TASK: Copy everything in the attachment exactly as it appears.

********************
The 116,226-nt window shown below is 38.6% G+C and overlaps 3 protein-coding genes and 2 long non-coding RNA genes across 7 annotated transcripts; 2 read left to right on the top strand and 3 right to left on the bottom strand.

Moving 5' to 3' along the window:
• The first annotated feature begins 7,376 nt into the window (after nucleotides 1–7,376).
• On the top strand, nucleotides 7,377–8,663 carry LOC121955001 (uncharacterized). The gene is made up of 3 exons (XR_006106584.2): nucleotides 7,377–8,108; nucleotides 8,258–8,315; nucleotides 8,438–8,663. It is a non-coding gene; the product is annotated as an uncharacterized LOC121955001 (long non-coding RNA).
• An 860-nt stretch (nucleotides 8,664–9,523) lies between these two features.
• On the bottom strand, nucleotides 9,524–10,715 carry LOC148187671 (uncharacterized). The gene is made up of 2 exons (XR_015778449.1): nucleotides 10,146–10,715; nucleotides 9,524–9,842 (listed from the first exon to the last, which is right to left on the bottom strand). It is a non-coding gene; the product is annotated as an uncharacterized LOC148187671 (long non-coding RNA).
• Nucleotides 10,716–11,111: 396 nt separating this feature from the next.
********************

The 116,226-nt window shown below is 38.6% G+C and overlaps 3 protein-coding genes and 2 long non-coding RNA genes across 7 annotated transcripts; 2 read left to right on the top strand and 3 right to left on the bottom strand.

Moving 5' to 3' along the window:
• The first annotated feature begins 7,376 nt into the window (after nucleotides 1–7,376).
• On the top strand, nucleotides 7,377–8,663 carry LOC121955001 (uncharacterized). The gene is made up of 3 exons (XR_006106584.2): nucleotides 7,377–8,108; nucleotides 8,258–8,315; nucleotides 8,438–8,663. It is a non-coding gene; the product is annotated as an uncharacterized LOC121955001 (long non-coding RNA).
• An 860-nt stretch (nucleotides 8,664–9,523) lies between these two features.
• On the bottom strand, nucleotides 9,524–10,715 carry LOC148187671 (uncharacterized). The gene is made up of 2 exons (XR_015778449.1): nucleotides 10,146–10,715; nucleotides 9,524–9,842 (listed from the first exon to the last, which is right to left on the bottom strand). It is a non-coding gene; the product is annotated as an uncharacterized LOC148187671 (long non-coding RNA).
• Nucleotides 10,716–11,111: 396 nt separating this feature from the next.